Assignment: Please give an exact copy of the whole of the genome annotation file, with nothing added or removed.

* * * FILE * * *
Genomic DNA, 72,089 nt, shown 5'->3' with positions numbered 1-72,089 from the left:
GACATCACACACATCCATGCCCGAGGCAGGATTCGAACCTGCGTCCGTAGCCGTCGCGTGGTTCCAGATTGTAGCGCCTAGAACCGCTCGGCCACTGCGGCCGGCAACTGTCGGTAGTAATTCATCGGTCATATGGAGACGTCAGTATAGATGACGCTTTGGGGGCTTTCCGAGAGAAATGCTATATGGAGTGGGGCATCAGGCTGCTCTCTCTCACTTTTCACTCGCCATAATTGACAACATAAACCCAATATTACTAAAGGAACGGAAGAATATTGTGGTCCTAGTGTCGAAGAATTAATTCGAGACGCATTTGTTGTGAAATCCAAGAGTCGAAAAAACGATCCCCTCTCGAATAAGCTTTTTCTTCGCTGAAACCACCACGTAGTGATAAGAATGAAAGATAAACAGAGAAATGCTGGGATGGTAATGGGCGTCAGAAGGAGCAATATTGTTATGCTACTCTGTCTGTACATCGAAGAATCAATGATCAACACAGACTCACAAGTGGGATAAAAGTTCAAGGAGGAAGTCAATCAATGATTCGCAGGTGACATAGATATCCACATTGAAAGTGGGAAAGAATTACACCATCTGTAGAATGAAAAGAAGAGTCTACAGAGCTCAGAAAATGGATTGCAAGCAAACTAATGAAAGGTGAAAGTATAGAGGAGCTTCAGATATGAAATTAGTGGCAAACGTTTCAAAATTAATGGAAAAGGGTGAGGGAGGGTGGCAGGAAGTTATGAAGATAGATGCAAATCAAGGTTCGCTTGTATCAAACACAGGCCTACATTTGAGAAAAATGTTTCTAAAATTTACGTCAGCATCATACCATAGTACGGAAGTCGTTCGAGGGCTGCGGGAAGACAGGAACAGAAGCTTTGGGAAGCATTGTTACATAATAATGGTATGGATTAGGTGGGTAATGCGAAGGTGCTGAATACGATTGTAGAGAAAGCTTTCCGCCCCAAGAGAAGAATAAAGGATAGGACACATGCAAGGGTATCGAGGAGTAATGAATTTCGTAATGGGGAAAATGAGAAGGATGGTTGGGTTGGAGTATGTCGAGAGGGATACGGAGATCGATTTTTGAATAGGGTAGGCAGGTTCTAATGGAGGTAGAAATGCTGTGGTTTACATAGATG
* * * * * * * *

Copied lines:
Genomic DNA, 72,089 nt, shown 5'->3' with positions numbered 1-72,089 from the left:
GACATCACACACATCCATGCCCGAGGCAGGATTCGAACCTGCGTCCGTAGCCGTCGCGTGGTTCCAGATTGTAGCGCCTAGAACCGCTCGGCCACTGCGGCCGGCAACTGTCGGTAGTAATTCATCGGTCATATGGAGACGTCAGTATAGATGACGCTTTGGGGGCTTTCCGAGAGAAATGCTATATGGAGTGGGGCATCAGGCTGCTCTCTCTCACTTTTCACTCGCCATAATTGACAACATAAACCCAATATTACTAAAGGAACGGAAGAATATTGTGGTCCTAGTGTCGAAGAATTAATTCGAGACGCATTTGTTGTGAAATCCAAGAGTCGAAAAAACGATCCCCTCTCGAATAAGCTTTTTCTTCGCTGAAACCACCACGTAGTGATAAGAATGAAAGATAAACAGAGAAATGCTGGGATGGTAATGGGCGTCAGAAGGAGCAATATTGTTATGCTACTCTGTCTGTACATCGAAGAATCAATGATCAACACAGACTCACAAGTGGGATAAAAGTTCAAGGAGGAAGTCAATCAATGATTCGCAGGTGACATAGATATCCACATTGAAAGTGGGAAAGAATTACACCATCTGTAGAATGAAAAGAAGAGTCTACAGAGCTCAGAAAATGGATTGCAAGCAAACTAATGAAAGGTGAAAGTATAGAGGAGCTTCAGATATGAAATTAGTGGCAAACGTTTCAAAATTAATGGAAAAGGGTGAGGGAGGGTGGCAGGAAGTTATGAAGATAGATGCAAATCAAGGTTCGCTTGTATCAAACACAGGCCTACATTTGAGAAAAATGTTTCTAAAATTTACGTCAGCATCATACCATAGTACGGAAGTCGTTCGAGGGCTGCGGGAAGACAGGAACAGAAGCTTTGGGAAGCATTGTTACATAATAATGGTATGGATTAGGTGGGTAATGCGAAGGTGCTGAATACGATTGTAGAGAAAGCTTTCCGCCCCAAGAGAAGAATAAAGGATAGGACACATGCAAGGGTATCGAGGAGTAATGAATTTCGTAATGGGGAAAATGAGAAGGATGGTTGGGTTGGAGTATGTCGAGAGGGATACGGAGATCGATTTTTGAATAGGGTAGGCAGGTTCTAATGGAGGTAGAAATGCTGTGGTTTACATAGATG